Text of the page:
I'm actually having a good time with this article - but confession, I do love the story of how the Puritans try to get rid of Christmas, and fail in the long term because people like to celebrate something they're used to celebrating.
History Extra, Dec 2013
"...So strong was the popular attachment to the old festivities, indeed, that during the postwar period a number of pro-Christmas riots occurred. In December 1646, for example, a group of young men at Bury St Edmunds threatened local tradesmen who had dared to open their shops on Christmas Day, and were only dispersed by the town magistrates after a bloody scuffle.
[1647:] ...In London, a crowd of apprentices assembled at Cornhill on Christmas Day, and there “in despite of authority, they set up Holly and Ivy” on the pinnacles of the public water conduit. When the lord mayor despatched some officers “to pull down these gawds,” the apprentices resisted them, forcing the mayor to rush to the scene with a party of soldiers and to break up the demonstration by force."
I should add that the Presbyterians were in there too with the Scroogery, but frankly there was quite a bit of "there's only one way to do X religious thing" attitude flung around by certain groups in those days - same as now. (Skip this and the next paragraph if you want to get on with the 1600s and avoid this "hey, it's topical!" bit. I'll never know.) The US has a weird "War on Christmas" myth at the moment - a chunk of which is mostly media driven. There are no huge bands of protesters, and the same people that will rudely berate someone at the cash register for saying "happy holidays" would rant at them for many other things anyway - those folk never clue into the fact that the person at the register doesn't make the rules. (Personally I think most of these folks don't bother to actually read the book they're using to justify all this bossiness, but that's my opinion.)
In fact one thing to notice when anyone starts pontificating on "not doing it right" at this time of year - see how few of them focus on the fact that those shops are open all the time, and not everyone is getting a day off, no matter how those working folk celebrate or what they celebrate. It's the same mindset that has only food stamps going to "deserving poor" and health care as not a necessity to all. Anyway this is where I try and go out of my way to be extra polite to people in retail, because they deal with some of the worst society dishes out and are supposed to smile in response.
Meanwhile, back in the 1600s London, one of the people upset with Christmas being taken away was John Taylor - who I had a bit of time finding in wikipedia, as there are masses of John Taylors. Until you know he's a poet you're lost. Anyway the History Extra link mentions him and some of his publications, specifically: The Complaint of Christmas and The Vindication of Christmas (1652). Granted both of these are pamphlets (not always stuff that's collected/kept) and not books, but with that date you'd think they'd be easier to find online, right? Well unless you figure out that Taylor is a poet and not an author/journalist/etc., good luck. His works on Christmas are cited a LOT in various articles - but then those are what pops up, and not the originals.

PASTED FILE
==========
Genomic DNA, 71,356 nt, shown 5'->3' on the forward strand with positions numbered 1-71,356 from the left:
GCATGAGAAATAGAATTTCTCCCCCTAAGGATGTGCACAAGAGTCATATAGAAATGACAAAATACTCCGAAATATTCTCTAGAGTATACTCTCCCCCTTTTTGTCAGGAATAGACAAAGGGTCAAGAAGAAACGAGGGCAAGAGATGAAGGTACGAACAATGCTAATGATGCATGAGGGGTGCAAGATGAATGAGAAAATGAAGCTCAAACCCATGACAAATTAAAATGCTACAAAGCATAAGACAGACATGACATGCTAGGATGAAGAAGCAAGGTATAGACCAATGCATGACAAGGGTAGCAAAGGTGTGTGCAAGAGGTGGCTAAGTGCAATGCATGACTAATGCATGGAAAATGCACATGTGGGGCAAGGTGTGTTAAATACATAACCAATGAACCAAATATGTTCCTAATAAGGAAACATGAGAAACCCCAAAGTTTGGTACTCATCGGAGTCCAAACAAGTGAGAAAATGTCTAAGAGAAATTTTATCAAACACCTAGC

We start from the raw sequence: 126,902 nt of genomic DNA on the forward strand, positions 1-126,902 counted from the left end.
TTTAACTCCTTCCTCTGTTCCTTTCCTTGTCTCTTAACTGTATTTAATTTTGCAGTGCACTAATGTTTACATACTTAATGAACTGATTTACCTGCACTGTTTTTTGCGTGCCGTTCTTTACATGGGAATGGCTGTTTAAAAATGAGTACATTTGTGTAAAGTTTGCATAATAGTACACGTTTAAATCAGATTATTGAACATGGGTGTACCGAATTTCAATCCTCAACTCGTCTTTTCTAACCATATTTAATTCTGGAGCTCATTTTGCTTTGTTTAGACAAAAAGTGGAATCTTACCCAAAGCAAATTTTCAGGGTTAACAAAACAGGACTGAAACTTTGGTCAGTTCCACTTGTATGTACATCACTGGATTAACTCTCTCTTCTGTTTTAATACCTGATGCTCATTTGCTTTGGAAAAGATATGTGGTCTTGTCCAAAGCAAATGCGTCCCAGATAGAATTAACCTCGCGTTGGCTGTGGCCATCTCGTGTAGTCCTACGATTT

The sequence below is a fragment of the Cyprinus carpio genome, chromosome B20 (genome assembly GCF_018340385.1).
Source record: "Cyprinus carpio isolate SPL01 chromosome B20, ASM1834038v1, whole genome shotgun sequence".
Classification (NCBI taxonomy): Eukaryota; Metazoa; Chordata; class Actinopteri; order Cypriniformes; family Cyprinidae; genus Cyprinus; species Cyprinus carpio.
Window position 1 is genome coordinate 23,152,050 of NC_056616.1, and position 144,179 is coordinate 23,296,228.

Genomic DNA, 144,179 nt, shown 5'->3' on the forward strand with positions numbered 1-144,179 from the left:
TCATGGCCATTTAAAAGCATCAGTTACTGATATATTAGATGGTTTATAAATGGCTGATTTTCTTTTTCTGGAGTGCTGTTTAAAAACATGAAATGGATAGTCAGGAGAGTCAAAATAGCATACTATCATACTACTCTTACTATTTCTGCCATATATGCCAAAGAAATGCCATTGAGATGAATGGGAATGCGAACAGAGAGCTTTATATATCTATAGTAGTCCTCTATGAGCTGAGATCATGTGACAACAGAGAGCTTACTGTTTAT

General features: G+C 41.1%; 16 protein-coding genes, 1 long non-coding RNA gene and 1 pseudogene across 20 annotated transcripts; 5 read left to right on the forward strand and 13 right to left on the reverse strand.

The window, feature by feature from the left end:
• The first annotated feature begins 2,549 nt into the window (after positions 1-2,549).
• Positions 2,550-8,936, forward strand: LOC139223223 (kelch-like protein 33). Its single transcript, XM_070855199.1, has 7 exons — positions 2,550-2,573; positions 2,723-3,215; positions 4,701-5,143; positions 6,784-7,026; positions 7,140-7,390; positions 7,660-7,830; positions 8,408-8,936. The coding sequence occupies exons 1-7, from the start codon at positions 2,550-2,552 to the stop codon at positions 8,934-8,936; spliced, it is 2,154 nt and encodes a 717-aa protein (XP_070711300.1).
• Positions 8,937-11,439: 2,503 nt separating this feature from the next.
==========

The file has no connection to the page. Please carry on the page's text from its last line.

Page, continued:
[Imagine brief rant here where I despair at the fact that on the first page of a search for those I'm getting someone's pinterest of the first page of the pamphlet and someone else's twitter cite. But no primary sources, or anything much on John Taylor. Sigh.]
But in all the secondary sources I did track down this link;
By John Taylor
Free ebook thanks to Google
Loads of other stuff in that text, I'm still rooting about in it. And this was before I had the correct wikipedia page (and figured out to search The Water Poet for Taylor). Also I haven't checked Gutenberg yet - I did need to actually stop and write something. Anyway if you're interested, that'll set you off.
Now, do I recommend you rush and read that because it's fascinating? Well, not exactly - but it's way more readable than a lot of the stuff from the 1600s, which I admit can get tedious. (Especially if the part about the letter f and the letter s being interchangable bugs you.) Honestly you can get the gist in that History Extra article. But it's not just about religion, it's also a political pamphlet, an opinion piece - and behind all those pro-Christmas things you'll read you should also remember that it was in the Royalists best interest that people remember who was keeping them from celebrating, and that the other side was pro-Christmas, so hey, don't you want those old rulers back?
Short version: It's not new that Christmas gets political. This isn't terrible, just keep an eye on it, and realize that. With the long, long history of how this particular holiday was celebrated, people who get fixated on "how to do it right" haven't figured out that there are hundreds of years of ways of celebrating at this point. It's flexible as to how to celebrate, and even exactly what is being celebrated isn't always clear.
Another short version: go celebrate how you want, with who you want. Even if all you want to celebrate is a few days off of work or school. Enjoy yourselves and whoever you choose to share your time with.
That's my wish to you all anyway!